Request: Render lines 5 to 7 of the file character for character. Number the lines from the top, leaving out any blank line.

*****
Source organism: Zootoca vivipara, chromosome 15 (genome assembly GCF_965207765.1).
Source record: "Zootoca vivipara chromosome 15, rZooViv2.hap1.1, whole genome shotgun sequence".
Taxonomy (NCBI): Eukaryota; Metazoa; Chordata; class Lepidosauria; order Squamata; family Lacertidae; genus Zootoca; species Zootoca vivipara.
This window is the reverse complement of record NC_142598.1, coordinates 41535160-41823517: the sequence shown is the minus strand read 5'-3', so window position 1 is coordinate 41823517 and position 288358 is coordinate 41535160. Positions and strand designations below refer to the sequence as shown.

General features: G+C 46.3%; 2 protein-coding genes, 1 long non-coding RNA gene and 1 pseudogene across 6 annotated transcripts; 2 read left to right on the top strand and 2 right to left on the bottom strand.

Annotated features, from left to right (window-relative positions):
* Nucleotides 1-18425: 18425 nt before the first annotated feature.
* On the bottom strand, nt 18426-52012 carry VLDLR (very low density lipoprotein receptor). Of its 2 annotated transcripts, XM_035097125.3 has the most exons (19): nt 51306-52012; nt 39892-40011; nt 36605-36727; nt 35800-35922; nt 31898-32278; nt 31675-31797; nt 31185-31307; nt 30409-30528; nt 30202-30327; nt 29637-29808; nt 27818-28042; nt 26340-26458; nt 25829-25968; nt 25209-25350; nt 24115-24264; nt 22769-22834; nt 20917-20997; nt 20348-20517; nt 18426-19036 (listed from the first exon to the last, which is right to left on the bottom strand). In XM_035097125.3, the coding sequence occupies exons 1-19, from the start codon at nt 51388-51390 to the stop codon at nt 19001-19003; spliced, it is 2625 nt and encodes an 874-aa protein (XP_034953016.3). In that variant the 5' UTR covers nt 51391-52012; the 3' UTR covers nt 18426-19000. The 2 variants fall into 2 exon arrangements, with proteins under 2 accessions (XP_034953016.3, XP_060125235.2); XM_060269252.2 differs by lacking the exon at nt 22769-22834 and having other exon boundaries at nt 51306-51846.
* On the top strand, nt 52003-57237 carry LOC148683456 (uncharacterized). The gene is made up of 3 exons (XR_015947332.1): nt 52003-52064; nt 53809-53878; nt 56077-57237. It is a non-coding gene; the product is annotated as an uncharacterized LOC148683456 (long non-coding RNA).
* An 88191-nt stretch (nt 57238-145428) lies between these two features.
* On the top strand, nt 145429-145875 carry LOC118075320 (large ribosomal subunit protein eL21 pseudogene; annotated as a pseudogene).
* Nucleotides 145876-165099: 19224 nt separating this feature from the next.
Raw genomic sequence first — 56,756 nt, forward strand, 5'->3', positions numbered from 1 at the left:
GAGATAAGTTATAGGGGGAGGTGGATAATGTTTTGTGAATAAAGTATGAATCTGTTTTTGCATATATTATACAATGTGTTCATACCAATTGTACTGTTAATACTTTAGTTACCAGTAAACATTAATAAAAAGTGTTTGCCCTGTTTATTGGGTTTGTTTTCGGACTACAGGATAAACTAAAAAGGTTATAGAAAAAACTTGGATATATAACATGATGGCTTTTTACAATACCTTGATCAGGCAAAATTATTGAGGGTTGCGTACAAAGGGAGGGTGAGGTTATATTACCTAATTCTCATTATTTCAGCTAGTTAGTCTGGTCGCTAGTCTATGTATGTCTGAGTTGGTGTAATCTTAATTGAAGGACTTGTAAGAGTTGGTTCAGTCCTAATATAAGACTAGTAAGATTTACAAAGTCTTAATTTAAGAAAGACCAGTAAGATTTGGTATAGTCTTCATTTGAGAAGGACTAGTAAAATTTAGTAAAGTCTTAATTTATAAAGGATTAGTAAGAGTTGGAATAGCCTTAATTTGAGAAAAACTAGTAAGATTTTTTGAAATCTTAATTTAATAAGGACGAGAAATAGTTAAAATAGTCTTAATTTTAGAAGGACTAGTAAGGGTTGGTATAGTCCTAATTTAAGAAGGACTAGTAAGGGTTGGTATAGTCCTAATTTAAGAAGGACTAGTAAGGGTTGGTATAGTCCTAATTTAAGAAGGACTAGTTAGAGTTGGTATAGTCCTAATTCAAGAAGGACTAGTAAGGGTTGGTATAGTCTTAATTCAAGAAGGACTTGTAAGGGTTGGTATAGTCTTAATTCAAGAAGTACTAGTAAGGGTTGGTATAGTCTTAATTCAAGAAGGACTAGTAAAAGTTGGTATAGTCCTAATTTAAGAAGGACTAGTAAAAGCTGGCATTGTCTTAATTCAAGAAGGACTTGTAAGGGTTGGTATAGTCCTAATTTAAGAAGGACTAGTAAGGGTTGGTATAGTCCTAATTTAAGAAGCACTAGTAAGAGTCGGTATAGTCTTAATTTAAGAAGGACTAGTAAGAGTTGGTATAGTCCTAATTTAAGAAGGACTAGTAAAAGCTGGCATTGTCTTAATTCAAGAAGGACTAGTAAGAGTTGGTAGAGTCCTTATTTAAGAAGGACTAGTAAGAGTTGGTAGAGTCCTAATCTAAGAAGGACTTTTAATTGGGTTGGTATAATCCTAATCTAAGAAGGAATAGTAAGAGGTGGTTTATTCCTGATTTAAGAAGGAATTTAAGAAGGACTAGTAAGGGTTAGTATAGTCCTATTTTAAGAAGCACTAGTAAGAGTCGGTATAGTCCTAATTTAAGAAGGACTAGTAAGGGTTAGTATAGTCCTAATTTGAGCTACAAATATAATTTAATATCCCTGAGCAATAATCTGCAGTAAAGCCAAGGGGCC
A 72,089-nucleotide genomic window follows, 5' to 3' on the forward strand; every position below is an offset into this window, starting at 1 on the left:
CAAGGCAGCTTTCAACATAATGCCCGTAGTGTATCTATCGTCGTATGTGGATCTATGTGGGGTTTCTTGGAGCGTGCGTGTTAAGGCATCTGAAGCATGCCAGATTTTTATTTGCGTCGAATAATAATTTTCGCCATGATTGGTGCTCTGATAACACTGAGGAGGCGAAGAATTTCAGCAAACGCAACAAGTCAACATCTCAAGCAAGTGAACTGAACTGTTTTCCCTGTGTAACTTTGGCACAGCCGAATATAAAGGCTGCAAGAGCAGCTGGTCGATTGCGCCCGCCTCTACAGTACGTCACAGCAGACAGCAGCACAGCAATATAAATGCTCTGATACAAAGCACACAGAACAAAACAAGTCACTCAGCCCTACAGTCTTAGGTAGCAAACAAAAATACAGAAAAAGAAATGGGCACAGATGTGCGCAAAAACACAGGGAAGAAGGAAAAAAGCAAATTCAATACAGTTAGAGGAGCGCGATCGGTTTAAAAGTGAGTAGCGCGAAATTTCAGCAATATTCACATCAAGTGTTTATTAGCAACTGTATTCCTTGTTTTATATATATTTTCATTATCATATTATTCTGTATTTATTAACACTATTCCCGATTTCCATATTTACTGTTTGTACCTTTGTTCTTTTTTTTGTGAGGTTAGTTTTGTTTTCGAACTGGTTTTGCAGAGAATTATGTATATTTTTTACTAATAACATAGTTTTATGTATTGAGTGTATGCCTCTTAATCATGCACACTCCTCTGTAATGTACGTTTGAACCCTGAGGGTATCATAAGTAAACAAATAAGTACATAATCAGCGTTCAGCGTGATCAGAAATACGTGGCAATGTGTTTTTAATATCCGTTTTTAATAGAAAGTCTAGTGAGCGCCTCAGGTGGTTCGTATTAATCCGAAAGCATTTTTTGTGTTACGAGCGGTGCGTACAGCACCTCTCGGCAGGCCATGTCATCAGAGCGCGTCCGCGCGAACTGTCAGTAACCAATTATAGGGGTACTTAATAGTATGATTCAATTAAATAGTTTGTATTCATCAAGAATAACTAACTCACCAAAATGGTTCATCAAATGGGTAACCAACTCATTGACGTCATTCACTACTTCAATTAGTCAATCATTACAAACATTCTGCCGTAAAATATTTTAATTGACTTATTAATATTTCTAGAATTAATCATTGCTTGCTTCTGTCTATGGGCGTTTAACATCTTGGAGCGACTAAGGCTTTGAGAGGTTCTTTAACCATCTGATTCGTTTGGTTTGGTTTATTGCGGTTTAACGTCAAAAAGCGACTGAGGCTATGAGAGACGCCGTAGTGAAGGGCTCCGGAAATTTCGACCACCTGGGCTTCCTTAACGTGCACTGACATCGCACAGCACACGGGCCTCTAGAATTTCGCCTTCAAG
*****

General features: G+C 46.3%; 2 protein-coding genes, 1 long non-coding RNA gene and 1 pseudogene across 6 annotated transcripts; 2 read left to right on the top strand and 2 right to left on the bottom strand.

Annotated features, from left to right (window-relative positions):
* Nucleotides 1-18425: 18425 nt before the first annotated feature.